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Harper's Encyclopedia of United States History (ed. Benson Lossing) 263 263 Browse Search
George P. Rowell and Company's American Newspaper Directory, containing accurate lists of all the newspapers and periodicals published in the United States and territories, and the dominion of Canada, and British Colonies of North America., together with a description of the towns and cities in which they are published. (ed. George P. Rowell and company) 98 98 Browse Search
Lucius R. Paige, History of Cambridge, Massachusetts, 1630-1877, with a genealogical register 42 42 Browse Search
Edward L. Pierce, Memoir and letters of Charles Sumner: volume 3 40 40 Browse Search
Knight's Mechanical Encyclopedia (ed. Knight) 33 33 Browse Search
Cambridge History of American Literature: volume 3 (ed. Trent, William Peterfield, 1862-1939., Erskine, John, 1879-1951., Sherman, Stuart Pratt, 1881-1926., Van Doren, Carl, 1885-1950.) 26 26 Browse Search
Francis Jackson Garrison, William Lloyd Garrison, 1805-1879; the story of his life told by his children: volume 3 23 23 Browse Search
Cambridge History of American Literature: volume 2 (ed. Trent, William Peterfield, 1862-1939., Erskine, John, 1879-1951., Sherman, Stuart Pratt, 1881-1926., Van Doren, Carl, 1885-1950.) 23 23 Browse Search
Benjamin Cutter, William R. Cutter, History of the town of Arlington, Massachusetts, ormerly the second precinct in Cambridge, or District of Menotomy, afterward the town of West Cambridge. 1635-1879 with a genealogical register of the inhabitants of the precinct. 21 21 Browse Search
Brigadier-General Ellison Capers, Confederate Military History, a library of Confederate States Military History: Volume 5, South Carolina (ed. Clement Anselm Evans) 18 18 Browse Search
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Browsing named entities in Southern Historical Society Papers, Volume 24. (ed. Reverend J. William Jones). You can also browse the collection for 1847 AD or search for 1847 AD in all documents.

Your search returned 3 results in 2 document sections:

Southern Historical Society Papers, Volume 24. (ed. Reverend J. William Jones), chapter 1.1 (search)
igade as support, it charged across the field on the third day, drove back the enemy, captured 100 prisoners and four flags. The brigade was commanded in its charge by Isaac E. Avery, colonel of the 6th North Carolina, who had been a student here 1847-48. He was wounded in the charge, and lived only long enough to write on an envelope crimson with his blood: Major Tate, tell my father I died with my face to the foe. Need we be surprised that with such examples of heroism as these, the deathreensboro, 1863; Caesar's Commentaries, Greensboro, 1864. Perhaps the most curious of the educational enterprises of our alumni was the law school for Confederate prisoners, established on Johnson's Island in 1863 and 1864, by Joseph J. Davis (1847-50), who was then a prisoner of war. Xii. Governor Vance and the part of North Carolina in the war. But it is not until we come to the actual administration of affairs in North Carolina that we find the most exalted position that was filled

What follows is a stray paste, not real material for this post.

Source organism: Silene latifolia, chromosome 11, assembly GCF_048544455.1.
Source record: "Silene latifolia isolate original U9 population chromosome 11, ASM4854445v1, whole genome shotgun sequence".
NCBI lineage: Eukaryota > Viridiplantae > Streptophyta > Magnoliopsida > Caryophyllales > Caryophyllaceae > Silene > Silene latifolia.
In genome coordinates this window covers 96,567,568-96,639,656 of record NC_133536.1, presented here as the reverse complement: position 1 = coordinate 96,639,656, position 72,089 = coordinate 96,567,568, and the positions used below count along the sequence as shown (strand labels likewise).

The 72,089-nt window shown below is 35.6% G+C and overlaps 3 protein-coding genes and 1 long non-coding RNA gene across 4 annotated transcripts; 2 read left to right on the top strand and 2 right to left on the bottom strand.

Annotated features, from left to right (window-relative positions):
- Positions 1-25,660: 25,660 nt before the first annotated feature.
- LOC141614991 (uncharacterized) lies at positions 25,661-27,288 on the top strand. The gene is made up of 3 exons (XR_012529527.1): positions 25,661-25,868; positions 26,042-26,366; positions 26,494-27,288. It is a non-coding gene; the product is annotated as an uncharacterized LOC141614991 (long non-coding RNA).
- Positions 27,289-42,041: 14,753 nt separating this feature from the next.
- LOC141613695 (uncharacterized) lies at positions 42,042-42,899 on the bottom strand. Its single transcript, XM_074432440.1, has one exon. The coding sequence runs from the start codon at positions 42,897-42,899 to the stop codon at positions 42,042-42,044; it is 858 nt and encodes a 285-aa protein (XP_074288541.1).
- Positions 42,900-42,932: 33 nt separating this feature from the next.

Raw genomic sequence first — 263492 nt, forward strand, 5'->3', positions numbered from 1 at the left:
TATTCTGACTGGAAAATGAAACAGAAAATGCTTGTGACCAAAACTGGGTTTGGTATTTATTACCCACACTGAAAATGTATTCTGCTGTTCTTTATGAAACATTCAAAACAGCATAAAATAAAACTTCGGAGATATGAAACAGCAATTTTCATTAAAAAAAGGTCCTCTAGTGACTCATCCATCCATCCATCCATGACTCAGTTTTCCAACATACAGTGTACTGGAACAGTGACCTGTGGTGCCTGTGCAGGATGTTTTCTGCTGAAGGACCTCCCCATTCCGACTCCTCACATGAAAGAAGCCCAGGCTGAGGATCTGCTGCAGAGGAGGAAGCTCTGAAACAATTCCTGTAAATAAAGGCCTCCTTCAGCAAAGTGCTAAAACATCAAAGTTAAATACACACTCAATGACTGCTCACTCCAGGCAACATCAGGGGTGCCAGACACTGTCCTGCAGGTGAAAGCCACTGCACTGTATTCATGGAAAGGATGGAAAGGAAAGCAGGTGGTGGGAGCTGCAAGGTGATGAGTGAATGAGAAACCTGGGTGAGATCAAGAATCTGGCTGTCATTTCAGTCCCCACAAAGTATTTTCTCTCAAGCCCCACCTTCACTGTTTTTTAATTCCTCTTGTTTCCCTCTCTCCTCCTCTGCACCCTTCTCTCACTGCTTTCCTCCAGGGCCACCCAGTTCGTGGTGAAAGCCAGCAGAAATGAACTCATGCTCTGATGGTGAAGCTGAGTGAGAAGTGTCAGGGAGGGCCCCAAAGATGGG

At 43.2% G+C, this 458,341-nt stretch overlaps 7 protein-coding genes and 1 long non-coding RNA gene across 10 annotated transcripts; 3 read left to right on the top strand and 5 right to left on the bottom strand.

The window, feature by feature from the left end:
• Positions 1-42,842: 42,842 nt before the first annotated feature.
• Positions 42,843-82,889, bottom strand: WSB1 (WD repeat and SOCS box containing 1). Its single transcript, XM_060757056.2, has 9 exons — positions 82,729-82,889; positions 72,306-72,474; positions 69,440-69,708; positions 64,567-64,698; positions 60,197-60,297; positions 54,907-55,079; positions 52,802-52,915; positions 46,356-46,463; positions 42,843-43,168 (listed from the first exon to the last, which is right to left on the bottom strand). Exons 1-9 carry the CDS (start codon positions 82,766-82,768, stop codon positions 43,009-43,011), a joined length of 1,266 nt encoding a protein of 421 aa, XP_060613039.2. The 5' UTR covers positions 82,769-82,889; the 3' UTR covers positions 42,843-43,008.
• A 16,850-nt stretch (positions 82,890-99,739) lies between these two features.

Southern Historical Society Papers, Volume 24. (ed. Reverend J. William Jones), Autobiography of Gen. Patton Anderson, C. S. A. (search)
county under my brother-in-law, Col. James H. Murray, who had been elected to that office in the fall of 1843. I held this position, from which a comfortable support was derived, till 1846, when the prospect seemed favorable to commence the practice of law. In the summers of 1844 and 1845 I spent three months of each year at the law school of Judge Thomas B. Monroe at Montrose over at Frankfort, Ky. I have always regarded these months as more profitably spent than any others of my life. In 1847 I formed a partnership with R. B. Mayes, a young lawyer of the State about my own age. (During the time I discharged the functions of deputy sheriff, I also practiced law in partnership with my former preceptor, E. F. Buckner, whenever I could do so consistently with the duties of the office.) In October, 1847, I received an earnest appeal from Governor A. G. Brown, of Mississippi, to organize a company in response to a call from the President of the United States, for service in Mexico. (I